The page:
Choose your language.

It will give you the option to limit login attempts. I’d check this for basic security but it’s optional.

It will also give you the option to add a contact forms plugin. Check that one because you’ll need it later.

Lastly, it will ask if you want to install a theme with it. There are currently two options:

None or Layers

I would pick “None” for now. This will let you dig in and learn more about the most important parts of WordPress.

Go ahead with the installation and you’re going to have access to your brand spanking new website.

You may have to wait a little while before accessing your site because the hamsters in the internet wheels can take a while to get up to speed. If you use SiteGround as recommended in this article, it should only take a few minutes of waiting.

Try and visit your new website. Enter your url and go there just like any other website.

TA-DA! Well… kind of ta-da. It’s probably rather bland at this moment but that’s the hardest part. Now comes the fun part:

Setting Up Your New Website

Once your website is live you’ll be able to log in to your administrator account at:
yoursite.com/wpadmin/

 

Replace “yoursite.com” with the domain you set up.

This will bring you to the WordPress login screen.

(Bookmark this page because you’re going to need it.)

Enter the username and password you set up during the installation and log in.

Once you’re all logged in, you’re going to be surfing the waves of basic web design my brother or sister. This is 80% of what most web designers do. For some web designers, it’s everything.

You’ll see a nice long sidebar on the left that introduces you to most of the important things you’re going to need to work on. Don’t let it intimidate you. There are a lot of options but they’re very self-explanatory after you learn the basics.

Spend a few minutes to play around in WordPress before continuing this tutorial. Navigate through some pages and if you’re feeling brave, change a few things to see what happens.

Once you get the play out of your system continue with this tutorial.

Keeping Web Design Simple

There are two main approaches to website design:

1. Designing to your inspiration.
2. Finding inspiration in other’s designs.

Do you have a crystal clear image of what you want your website to look like when you’re finished? That is your inspiration. If you started trying to work with WordPress to develop that imagined design then that would be…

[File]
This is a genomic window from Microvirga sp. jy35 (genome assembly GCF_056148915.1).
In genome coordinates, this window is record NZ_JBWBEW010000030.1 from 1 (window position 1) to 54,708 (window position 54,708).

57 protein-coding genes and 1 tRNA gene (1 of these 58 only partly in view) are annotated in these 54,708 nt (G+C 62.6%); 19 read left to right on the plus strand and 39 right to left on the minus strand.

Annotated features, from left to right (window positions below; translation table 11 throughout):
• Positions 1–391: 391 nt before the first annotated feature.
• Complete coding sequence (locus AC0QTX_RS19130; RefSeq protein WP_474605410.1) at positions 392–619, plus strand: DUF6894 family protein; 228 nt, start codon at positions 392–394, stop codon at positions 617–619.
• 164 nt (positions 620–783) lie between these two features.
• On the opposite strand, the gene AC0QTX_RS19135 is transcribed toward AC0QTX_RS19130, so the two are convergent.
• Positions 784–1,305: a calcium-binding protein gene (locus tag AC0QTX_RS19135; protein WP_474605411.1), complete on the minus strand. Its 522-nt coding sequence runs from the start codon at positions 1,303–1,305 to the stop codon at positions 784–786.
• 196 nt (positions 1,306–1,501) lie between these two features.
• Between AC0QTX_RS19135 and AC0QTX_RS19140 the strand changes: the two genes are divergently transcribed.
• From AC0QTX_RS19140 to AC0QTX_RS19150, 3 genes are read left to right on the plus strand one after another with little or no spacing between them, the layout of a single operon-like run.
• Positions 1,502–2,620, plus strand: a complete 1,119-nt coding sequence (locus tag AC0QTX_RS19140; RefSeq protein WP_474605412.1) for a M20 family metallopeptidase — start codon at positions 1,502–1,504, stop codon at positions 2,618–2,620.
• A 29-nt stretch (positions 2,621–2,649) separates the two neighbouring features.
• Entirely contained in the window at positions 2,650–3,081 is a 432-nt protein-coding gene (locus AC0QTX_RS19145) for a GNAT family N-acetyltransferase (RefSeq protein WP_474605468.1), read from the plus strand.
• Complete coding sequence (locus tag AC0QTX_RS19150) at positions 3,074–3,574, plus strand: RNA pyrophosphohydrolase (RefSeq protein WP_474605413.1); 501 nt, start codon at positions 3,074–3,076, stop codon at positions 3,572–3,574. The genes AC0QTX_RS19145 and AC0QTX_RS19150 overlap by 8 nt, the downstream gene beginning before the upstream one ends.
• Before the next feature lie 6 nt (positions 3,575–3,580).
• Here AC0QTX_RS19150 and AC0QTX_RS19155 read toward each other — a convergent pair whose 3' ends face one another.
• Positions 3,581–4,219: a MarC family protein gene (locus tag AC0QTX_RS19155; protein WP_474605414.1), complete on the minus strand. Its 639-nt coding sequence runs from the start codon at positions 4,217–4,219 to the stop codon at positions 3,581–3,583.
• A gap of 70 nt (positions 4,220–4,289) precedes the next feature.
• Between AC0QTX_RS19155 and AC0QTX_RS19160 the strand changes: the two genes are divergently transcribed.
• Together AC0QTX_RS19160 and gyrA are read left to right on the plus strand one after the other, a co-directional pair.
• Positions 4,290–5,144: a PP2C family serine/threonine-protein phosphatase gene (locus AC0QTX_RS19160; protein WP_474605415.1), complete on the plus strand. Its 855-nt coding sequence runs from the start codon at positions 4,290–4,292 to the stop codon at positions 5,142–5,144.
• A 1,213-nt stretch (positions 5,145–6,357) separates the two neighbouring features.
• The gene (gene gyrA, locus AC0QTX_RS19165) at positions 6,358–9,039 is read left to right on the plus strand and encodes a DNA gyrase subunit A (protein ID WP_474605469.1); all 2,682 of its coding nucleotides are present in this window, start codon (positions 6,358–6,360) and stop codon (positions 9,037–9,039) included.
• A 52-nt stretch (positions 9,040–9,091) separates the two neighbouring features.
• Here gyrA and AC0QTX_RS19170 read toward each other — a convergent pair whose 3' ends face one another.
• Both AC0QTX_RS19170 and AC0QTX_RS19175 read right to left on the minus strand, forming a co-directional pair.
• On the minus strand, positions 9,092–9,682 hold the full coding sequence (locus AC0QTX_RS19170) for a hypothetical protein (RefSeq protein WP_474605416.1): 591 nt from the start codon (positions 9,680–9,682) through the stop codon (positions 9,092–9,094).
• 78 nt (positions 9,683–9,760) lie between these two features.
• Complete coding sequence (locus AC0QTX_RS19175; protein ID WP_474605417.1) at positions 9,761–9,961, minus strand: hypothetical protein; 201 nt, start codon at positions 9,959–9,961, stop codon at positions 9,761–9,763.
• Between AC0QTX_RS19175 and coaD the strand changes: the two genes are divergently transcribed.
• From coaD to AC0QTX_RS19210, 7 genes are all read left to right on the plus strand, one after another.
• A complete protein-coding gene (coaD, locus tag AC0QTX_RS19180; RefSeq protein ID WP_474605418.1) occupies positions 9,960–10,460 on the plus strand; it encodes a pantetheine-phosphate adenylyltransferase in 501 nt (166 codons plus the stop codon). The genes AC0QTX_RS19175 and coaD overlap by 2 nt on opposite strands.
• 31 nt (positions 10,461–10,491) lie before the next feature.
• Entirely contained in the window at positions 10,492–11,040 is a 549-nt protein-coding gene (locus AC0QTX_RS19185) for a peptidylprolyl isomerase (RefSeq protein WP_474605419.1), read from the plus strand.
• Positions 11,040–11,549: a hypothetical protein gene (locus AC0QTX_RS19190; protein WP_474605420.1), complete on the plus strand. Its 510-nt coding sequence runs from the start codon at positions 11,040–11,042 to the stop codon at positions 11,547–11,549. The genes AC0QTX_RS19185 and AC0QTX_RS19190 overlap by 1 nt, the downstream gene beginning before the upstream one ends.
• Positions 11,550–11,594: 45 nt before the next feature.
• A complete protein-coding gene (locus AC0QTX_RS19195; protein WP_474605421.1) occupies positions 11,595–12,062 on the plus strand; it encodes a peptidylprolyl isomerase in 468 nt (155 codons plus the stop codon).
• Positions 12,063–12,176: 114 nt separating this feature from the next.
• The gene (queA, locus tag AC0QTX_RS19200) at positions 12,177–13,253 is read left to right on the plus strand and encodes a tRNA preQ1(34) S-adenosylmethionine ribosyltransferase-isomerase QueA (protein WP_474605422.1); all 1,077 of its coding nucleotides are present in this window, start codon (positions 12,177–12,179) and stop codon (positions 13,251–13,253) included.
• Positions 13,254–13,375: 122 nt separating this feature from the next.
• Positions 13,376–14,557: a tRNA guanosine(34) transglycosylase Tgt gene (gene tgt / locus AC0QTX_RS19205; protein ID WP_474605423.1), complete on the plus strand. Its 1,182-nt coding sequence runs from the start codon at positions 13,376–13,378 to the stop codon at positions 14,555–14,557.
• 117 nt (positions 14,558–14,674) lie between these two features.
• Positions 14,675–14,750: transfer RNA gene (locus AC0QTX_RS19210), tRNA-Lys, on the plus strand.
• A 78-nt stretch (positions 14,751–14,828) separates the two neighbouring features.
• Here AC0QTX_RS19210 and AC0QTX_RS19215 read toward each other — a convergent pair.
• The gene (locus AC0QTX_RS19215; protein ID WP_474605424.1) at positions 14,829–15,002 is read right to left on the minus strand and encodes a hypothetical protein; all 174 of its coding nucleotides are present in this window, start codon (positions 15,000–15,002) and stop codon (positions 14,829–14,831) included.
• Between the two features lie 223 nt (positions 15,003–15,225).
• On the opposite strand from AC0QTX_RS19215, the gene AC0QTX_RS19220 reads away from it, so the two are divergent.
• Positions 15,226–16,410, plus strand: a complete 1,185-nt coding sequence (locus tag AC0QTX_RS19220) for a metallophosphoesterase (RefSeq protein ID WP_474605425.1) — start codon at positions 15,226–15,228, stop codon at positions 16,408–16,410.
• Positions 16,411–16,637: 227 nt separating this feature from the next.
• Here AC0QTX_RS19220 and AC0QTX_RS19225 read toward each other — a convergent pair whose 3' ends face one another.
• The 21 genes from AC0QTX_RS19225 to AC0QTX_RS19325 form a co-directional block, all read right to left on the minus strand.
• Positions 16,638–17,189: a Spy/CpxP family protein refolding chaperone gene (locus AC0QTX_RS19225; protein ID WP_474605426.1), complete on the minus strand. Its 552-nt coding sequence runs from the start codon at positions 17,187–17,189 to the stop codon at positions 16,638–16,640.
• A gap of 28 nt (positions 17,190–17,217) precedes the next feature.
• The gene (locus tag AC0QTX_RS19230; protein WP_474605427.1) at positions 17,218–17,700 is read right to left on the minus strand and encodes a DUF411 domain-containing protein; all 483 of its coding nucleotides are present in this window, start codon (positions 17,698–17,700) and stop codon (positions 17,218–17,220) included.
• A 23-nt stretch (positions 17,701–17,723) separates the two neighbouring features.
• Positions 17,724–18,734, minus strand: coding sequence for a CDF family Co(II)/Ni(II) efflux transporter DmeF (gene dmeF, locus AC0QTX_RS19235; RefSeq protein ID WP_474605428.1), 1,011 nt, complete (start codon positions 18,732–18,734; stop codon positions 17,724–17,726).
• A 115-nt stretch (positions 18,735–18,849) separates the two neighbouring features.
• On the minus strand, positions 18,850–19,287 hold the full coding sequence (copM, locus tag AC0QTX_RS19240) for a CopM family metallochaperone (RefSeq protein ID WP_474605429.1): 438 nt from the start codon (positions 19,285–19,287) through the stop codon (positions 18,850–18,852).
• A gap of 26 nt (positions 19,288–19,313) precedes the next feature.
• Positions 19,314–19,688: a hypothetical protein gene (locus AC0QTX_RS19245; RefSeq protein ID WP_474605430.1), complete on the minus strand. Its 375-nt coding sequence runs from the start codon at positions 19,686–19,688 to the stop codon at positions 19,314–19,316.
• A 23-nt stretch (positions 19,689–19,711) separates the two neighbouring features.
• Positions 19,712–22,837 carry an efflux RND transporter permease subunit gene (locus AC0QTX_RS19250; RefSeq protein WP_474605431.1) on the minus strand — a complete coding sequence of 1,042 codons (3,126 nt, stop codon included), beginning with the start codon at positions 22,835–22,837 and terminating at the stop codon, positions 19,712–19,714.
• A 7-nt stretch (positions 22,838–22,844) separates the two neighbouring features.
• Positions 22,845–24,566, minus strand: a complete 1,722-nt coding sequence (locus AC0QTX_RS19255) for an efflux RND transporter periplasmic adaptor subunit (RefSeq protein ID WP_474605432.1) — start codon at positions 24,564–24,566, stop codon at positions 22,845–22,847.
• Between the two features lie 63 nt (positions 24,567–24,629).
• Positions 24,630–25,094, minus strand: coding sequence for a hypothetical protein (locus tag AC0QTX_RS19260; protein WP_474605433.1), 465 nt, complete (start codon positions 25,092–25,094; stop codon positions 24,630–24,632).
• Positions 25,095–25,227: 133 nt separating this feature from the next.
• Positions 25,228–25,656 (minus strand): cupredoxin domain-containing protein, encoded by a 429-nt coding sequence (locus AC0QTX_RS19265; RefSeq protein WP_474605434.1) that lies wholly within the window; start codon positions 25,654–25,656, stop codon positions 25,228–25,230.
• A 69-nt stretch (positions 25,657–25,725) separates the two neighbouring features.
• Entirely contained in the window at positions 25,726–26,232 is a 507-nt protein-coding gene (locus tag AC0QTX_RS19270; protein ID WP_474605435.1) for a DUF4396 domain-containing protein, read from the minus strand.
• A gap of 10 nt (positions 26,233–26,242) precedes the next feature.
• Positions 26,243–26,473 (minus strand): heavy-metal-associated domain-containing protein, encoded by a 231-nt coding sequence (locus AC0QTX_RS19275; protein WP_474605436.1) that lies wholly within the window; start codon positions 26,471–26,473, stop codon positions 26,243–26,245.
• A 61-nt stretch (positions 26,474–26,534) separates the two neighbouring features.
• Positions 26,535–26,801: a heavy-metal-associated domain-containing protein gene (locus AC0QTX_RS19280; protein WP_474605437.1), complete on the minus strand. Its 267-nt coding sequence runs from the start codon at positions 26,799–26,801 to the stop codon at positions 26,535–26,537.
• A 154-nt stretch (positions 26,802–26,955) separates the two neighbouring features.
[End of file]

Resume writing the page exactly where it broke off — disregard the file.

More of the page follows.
Approach 1

Approach 1 is challenging and frustrating. In the long term, it can be more fufilling but I recommend you save that challenge for another day. You might be surprised how much better a final product you can create using approach 2.

Approach 2

If you don’t have a clear image of what you want then you get to design your website based on the way WordPress and its themes function. This is approach 2.

Approach 2 will give you a better product faster while you’re learning the basics of web design. (You can work on your approach 1 design after you learn the basics.)

#4 Find An Awesome Theme

In the WordPress sidebar, click on Appearance.

Then click on “Theme”.

This page will offer you a few default options for your site. You can use one of them but check out the options available on the following page first.

On the top leftish of the page you’ll see the words, “Add New”. Click on them.

This will bring you to a page showing all the featured themes. It will give you the option to search through tons of different themes.

Themes are a WordPress site’s clothing.

If you put on a business suit then everybody knows you’re planning on doing business. If you put on a robe and slippers then everyone knows you’re just relaxing. Picking your theme is picking your site’s outfit.

What do you want your website to dress up in?

Think about that as you explore the theme options you have in WordPress.

Keep in mind that some themes cost money to install. If you’re a cheap/broke student like I was then they’re probably not worth the money short term. (Long term it can improve a number of aspects of your site.)

Look for a theme that represents the message you’re trying to send.

 

If you’re a graphic designer then make sure the site can highlight your creativity.

If you’re going into business then make sure the site looks professional.

Explore the themes and find a good starting point for you. Once you find that starting point:

Click on “Install” for that theme. In a few seconds, that theme will be installed. That puts the new outfit in your closet.

After that, the “Install” button will turn into the “Activate” button. You press that to attach that theme to your website.

That button takes the clothes out of the closet and puts them on.

#5 Build The Website

After you activate your theme, go back to the WordPress sidebar.

Go to Appearance >> Customize